PR is also a form of marketing, ensuring that trade papers and consumer review sites write about your products. Promotion is about more than the creative content of a campaign — it’s ideally about choosing the perfect fit between product, message and medium.

4. Place: Your route to market

Distribution and fulfillment are key. Place has two main components — shopping location and delivery medium. On the one hand, it’s how and where your customers find your product (either by explicitly searching from it, or by encountering it incidentally). But it is also about how the product is delivered (bought in-store, downloaded, delivered to your door).

Car showrooms, market stalls, ecommerce sites, Buy Now links on Instagram — all of these are examples of the “places” your customers might encounter your product.

Secure downloads, BOPIS (buy online, pickup in-store) and same day delivery are all methods of fulfillment you may consider, depending on the nature of your product and what customers want and expect.

For digital products, “delivery” might also include how the product is made available. Can it be downloaded onto multiple devices? Does it require registration? Are patches and upgrades automatically enabled on installation?

5. People: The personnel involved in the sale

The individual personalities and persuasiveness of sales personnel are not to be understated. However, in 2022 “people” isn’t just about sales staff, but also those promoting the product to your target audience through sponsorships and cross-promotion.

Brand ambassadors have become an enormous industry, worth over $16 billion in 2022, according to Influencer Marketing Hub. Unboxings, hauls, podcast sponsorship, event sponsorship, and other activities leverage popular online personalities and celebrities to sell key products.

B2B sales isn’t immune to this either, with LinkedIn becoming a fantastic route for finding industry influencers to help sell your product. Incentives including referral fees are often provided in exchange for this service.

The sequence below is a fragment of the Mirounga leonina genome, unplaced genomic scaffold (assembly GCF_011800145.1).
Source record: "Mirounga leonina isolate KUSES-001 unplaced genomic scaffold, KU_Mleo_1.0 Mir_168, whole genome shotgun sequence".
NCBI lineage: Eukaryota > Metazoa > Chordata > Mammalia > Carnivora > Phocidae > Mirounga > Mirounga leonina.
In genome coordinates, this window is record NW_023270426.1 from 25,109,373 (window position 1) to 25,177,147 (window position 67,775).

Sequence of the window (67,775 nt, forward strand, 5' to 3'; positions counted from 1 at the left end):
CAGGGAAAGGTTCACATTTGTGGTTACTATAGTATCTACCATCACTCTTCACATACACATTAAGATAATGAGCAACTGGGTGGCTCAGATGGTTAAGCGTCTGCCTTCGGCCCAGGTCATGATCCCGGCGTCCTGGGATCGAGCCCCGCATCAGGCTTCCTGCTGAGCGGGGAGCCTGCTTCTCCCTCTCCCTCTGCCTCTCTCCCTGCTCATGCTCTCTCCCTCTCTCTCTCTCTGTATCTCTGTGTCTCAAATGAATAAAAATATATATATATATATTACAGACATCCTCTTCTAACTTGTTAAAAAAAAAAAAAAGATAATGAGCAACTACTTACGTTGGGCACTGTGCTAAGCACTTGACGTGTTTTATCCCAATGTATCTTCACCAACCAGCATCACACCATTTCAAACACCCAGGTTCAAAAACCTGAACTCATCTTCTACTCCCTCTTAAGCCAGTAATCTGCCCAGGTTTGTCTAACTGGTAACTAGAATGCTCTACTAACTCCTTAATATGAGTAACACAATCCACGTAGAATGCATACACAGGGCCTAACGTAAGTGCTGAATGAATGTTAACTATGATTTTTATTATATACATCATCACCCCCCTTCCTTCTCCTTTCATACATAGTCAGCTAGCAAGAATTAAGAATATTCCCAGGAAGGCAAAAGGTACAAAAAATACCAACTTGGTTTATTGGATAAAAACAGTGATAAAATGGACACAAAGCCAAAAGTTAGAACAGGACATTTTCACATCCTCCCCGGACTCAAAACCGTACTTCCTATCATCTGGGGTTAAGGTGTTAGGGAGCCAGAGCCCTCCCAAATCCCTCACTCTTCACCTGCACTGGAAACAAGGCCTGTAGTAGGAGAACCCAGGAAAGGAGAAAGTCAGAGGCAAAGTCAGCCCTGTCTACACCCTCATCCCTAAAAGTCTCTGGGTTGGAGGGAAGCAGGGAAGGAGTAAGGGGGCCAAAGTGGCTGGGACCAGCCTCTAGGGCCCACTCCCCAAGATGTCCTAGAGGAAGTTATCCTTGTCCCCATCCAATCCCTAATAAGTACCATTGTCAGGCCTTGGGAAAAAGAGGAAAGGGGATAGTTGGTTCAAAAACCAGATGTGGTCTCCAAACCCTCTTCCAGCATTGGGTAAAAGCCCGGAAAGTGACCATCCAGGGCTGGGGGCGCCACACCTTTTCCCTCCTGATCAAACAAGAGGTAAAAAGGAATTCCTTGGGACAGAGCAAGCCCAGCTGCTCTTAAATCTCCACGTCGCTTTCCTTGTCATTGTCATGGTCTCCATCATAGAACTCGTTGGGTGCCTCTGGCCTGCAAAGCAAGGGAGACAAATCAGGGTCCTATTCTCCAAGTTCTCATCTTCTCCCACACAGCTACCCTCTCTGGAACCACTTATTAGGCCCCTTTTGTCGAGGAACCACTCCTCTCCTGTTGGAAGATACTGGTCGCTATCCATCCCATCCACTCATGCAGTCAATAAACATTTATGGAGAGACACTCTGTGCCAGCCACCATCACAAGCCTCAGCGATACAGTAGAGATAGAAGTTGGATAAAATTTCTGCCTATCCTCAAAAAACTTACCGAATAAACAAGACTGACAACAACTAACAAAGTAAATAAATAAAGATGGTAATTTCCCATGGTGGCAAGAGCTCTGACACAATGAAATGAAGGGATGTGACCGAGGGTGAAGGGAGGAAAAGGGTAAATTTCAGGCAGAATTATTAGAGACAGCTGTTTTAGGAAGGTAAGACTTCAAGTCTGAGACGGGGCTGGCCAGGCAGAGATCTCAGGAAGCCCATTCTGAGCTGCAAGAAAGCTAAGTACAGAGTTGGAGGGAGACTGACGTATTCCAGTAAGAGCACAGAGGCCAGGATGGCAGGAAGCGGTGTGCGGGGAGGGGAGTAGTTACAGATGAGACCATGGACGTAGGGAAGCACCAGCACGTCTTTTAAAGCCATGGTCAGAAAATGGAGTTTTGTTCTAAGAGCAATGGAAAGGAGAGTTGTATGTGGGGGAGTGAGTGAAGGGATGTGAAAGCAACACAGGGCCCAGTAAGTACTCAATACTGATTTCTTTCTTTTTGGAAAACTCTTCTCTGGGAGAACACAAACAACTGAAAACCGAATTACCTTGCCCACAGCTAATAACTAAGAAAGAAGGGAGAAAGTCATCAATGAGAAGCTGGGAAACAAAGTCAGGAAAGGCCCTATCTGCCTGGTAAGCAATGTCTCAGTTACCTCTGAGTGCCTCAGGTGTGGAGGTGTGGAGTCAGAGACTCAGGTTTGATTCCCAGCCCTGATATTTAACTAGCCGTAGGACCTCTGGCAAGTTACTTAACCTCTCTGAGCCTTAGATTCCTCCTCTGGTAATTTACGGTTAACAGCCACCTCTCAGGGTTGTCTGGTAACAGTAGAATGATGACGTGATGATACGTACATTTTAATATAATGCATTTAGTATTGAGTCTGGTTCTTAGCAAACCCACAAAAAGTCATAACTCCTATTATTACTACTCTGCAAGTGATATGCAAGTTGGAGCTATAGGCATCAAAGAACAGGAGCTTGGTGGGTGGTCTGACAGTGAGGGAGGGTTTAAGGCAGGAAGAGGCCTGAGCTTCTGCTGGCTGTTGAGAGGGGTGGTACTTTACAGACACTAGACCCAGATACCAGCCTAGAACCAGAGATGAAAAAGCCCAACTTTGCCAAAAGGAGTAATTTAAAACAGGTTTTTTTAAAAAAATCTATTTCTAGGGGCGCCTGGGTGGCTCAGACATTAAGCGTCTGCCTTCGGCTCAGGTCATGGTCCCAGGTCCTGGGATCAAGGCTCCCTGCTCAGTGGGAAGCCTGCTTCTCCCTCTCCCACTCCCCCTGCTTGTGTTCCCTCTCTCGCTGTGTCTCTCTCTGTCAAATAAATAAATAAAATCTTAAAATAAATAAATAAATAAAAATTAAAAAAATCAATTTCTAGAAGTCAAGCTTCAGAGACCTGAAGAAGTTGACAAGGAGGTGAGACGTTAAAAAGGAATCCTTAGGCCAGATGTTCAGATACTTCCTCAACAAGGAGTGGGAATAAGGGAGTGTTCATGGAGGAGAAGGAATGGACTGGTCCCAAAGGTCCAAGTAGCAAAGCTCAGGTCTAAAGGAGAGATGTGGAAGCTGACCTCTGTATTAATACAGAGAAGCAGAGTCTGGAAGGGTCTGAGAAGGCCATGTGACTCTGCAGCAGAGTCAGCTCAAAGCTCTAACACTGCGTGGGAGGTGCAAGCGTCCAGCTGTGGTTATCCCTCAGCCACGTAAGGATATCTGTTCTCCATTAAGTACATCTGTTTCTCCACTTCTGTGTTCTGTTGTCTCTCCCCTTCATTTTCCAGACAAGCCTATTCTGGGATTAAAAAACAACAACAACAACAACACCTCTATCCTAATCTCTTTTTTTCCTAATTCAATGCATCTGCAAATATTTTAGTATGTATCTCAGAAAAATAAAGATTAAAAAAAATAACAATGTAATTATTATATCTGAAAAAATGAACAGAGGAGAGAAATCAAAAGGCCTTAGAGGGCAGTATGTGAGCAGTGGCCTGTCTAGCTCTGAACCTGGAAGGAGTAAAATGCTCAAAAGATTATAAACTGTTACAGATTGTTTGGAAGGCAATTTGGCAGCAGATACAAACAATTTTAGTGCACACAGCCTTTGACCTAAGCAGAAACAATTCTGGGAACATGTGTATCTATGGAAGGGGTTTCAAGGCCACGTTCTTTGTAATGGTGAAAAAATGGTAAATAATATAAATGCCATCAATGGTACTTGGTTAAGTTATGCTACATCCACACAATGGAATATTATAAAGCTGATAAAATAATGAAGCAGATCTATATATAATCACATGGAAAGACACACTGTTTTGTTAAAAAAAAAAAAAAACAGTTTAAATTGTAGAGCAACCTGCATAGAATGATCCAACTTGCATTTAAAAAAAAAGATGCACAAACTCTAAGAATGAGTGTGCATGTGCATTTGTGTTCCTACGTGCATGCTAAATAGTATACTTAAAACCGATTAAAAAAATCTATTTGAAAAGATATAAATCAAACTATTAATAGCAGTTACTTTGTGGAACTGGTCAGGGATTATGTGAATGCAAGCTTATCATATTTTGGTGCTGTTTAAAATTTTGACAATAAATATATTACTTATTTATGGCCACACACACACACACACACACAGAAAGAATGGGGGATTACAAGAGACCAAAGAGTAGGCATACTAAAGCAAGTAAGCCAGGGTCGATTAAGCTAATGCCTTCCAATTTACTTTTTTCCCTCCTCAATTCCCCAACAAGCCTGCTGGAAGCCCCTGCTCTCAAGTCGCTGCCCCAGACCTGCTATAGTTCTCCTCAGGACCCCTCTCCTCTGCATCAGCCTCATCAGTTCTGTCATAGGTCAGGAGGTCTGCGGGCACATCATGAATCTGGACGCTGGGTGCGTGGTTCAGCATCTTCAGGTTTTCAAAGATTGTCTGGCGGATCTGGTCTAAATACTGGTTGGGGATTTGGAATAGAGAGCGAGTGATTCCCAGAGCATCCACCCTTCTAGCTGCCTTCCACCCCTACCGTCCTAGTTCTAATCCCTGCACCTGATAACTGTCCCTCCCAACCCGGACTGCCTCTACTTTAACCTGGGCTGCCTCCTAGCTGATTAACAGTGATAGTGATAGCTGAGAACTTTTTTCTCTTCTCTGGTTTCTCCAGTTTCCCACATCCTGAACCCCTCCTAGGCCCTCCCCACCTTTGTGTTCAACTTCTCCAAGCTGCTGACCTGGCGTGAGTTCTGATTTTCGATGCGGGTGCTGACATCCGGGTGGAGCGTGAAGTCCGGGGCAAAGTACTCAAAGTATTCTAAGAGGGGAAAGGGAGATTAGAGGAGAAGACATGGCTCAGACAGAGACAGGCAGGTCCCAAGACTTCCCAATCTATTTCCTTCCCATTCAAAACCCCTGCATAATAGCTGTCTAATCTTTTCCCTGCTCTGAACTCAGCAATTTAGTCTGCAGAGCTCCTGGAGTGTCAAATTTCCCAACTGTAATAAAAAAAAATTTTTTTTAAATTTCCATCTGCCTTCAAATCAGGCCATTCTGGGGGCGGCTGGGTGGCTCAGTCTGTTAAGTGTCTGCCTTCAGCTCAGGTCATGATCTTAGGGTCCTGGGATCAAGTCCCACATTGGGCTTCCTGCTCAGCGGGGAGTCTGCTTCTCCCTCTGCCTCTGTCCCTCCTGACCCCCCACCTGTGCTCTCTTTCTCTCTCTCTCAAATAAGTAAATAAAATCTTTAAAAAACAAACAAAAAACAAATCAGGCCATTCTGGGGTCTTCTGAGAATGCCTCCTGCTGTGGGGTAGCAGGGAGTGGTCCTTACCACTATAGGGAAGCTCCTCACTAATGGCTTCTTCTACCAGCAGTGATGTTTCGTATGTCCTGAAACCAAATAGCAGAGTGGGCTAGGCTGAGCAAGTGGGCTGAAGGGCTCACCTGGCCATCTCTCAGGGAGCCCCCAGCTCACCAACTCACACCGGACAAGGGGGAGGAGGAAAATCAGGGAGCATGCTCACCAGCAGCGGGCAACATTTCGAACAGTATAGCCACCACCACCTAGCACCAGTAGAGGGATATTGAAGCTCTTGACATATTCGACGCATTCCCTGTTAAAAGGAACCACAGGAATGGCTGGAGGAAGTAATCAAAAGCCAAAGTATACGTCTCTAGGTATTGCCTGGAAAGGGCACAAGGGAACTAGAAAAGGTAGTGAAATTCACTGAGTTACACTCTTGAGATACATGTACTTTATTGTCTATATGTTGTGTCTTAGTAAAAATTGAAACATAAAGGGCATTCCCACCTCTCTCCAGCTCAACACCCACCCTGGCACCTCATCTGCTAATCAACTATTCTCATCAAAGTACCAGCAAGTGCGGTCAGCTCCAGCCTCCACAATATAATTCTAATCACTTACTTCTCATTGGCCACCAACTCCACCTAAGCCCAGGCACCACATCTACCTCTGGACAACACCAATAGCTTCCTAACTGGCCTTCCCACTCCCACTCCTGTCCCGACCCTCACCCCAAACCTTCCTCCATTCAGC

In classic brick and mortar sales, presentation and attitude are everything — having a polite, well-informed, and subtly persuasive manner, without being overbearing. The same applies to remote sales, particularly in B2B, where big ticket items are sold by sales people, to their target market, who come across as trustworthy and knowledgeable.

Examples of the 5 Ps of marketing

Now that we’re considered the importance of all five components of the marketing mix, let’s look at some examples of how each element can be optimized for a marketing plan for a brick-and-mortar sale, an ecommerce purchase, and a B2B transaction.

Example 1: Smartphone

Product: There’s a lot of brand loyalty built into smartphone purchases, so a few innovations and improvements may well sell the next iteration of an iPhone or Samsung phone. There’s also a lot of competition, of course, so selling convenience, advanced technology and flexibility can go a long way to converting vacillating consumers.

Price: Smartphone purchases suffer or benefit (depending on consumer attitude) from the sometimes-bewildering complexity of phone contract pricing strategies. The advertised price of the handset may be set in stone, but the ancillary pricing strategies can be intricate. The good news is that there’s something for everyone.

Those that want to buy the handset in full will benefit from significantly reduced subscription fees. Others who don’t have the cashflow to pay $1500 upfront benefit from credit strategies where they get the handset straight away and pay it off over 18 or 24-month contracts at higher rates.

Promotion: The manufacturers’ landing pages are digital showroom for their products, but major global advertising campaigns including product placement, sponsorship, and physical advertising (posters and billboards) are also used alongside digital banners, pop-ups and social media ads. When there’s a new iPhone out, you’ll know about it!

Place: While some smartphones are bought direct from the brand, either online or in the iStore or equivalent, many more are sold through third-party providers who bundle in phone contracts, entertainment subscriptions, warranties, cases, screen protectors and other key features to add value and reassure the buyers of this high-ticket item.

In 2022 an increasing number of smartphones are bought online, without any human interaction at all. In 2021 around 50% of all US smartphone purchases were made online, according to YouGov research.